This is a fun and easy comparison system that stacks different foods, or even the same food from different restaurants and stores, and discusses which is the better choice. Eat This, Not That! gets you to look beyond the numbers and the calories (which often cause dieters to lean towards processed and packaged foods) and learn what really comprises the food you eat.
With this app you can discover restaurant survival skills and some of the best and worst foods out there. Based on a popular book by the same name, by playing this game you might pick up a few quick facts that could help you reach your health goals faster. The importance of this app is learning what food truly consists of, whether it’s a chemical nightmare or a truly nutritious plate!
Eat This, Not That also has an accompanying website which, along with its other materials, also takes into account the environmental benefit of food choices. For example, the site warns against bottled water, explaining most bottled water is an unnecessary purchase, as it is simply tap water with minerals.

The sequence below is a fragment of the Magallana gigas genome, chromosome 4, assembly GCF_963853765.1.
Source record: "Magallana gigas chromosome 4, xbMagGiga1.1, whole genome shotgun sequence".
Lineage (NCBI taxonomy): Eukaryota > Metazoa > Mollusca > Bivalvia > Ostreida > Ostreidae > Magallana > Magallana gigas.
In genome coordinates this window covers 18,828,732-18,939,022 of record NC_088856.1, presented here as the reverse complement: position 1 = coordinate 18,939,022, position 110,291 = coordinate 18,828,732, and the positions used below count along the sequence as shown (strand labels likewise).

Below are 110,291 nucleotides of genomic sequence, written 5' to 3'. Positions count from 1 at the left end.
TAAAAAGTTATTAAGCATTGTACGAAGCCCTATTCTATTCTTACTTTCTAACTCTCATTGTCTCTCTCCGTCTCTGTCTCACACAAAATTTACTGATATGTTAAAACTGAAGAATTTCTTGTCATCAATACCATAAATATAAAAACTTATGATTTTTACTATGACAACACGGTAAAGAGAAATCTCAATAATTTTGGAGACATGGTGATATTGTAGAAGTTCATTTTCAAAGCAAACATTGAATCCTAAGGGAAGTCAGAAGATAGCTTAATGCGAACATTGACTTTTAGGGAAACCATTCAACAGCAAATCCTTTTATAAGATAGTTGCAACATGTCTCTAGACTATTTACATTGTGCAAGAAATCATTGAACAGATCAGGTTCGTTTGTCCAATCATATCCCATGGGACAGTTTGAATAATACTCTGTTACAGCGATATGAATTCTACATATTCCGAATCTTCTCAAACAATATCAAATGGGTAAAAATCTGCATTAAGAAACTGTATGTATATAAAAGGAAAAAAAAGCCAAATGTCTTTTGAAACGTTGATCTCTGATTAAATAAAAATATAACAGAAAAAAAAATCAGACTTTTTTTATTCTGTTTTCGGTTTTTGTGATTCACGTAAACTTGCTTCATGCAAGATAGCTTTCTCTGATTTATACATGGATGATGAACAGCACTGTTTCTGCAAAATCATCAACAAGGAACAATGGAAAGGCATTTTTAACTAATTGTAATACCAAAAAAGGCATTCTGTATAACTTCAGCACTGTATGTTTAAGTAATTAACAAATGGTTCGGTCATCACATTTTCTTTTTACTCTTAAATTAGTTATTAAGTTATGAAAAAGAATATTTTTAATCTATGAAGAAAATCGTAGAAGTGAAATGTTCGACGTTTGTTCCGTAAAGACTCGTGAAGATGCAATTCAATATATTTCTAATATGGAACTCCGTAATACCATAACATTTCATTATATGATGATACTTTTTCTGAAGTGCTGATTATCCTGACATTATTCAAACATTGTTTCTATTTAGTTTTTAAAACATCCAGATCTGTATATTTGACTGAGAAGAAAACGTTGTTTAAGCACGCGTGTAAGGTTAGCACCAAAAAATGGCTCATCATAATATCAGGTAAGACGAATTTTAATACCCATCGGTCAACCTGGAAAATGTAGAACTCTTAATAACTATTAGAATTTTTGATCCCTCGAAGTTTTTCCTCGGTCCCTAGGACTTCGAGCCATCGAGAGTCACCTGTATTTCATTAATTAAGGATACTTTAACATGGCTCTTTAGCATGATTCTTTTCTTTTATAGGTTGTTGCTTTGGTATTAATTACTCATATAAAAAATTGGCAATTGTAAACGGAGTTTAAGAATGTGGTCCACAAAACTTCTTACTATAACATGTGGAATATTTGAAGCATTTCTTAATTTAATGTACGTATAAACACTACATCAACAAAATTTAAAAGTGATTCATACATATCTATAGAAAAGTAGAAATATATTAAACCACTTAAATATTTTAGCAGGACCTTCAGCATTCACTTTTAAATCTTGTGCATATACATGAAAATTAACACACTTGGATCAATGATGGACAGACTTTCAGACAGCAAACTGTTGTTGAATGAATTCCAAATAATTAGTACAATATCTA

There is also an Eat This, Not That vegetarian addition to assist both new and veteran herbivores as they work to reduce their contribution to the wasteful meat production industry.
Tech giants Apple, Google and Samsung hope to allow medicine to go even more mobile within the next few years, by designing apps and devices that can help you share your fitness and medical data directly with your doctor. As Health IT Jobs points out on their website, “The growing use of technology in healthcare, fitness and nutrition has given both individuals and their physicians better data and insight which could lead to improved care.”
Today’s health and fitness apps allow users to collect, log and track a variety of personalized health data on their smartphones, data that could be well used by medical professionals. With more data being mobily shared, physicians can cut down on the number of unnecessary visits, meaning less unnecessary transportation, and a massive reduction in paper records and files. With an increase of digital usage, doctors have even begun making virtual visits and storing records online – chipping away at the mountains of environmental costs hospitals and medical facilities create meeting with, diagnosing, and documenting each patient.
At times personal health goals, no matter their motivation, can seem overwhelming and even lonely. The group ethic found in many of these apps, as well as the rewarding nature of seeing your progress, and knowing your efforts are also contributing to a cleaner environment, could be the missing link to your successful health plan!
I have not personally used any of these apps. If you have personal experience of any of them or have any recommendations for diet apps - or more general fitness apps please feel free to add your experiences to the website by using the Add Your Tips button.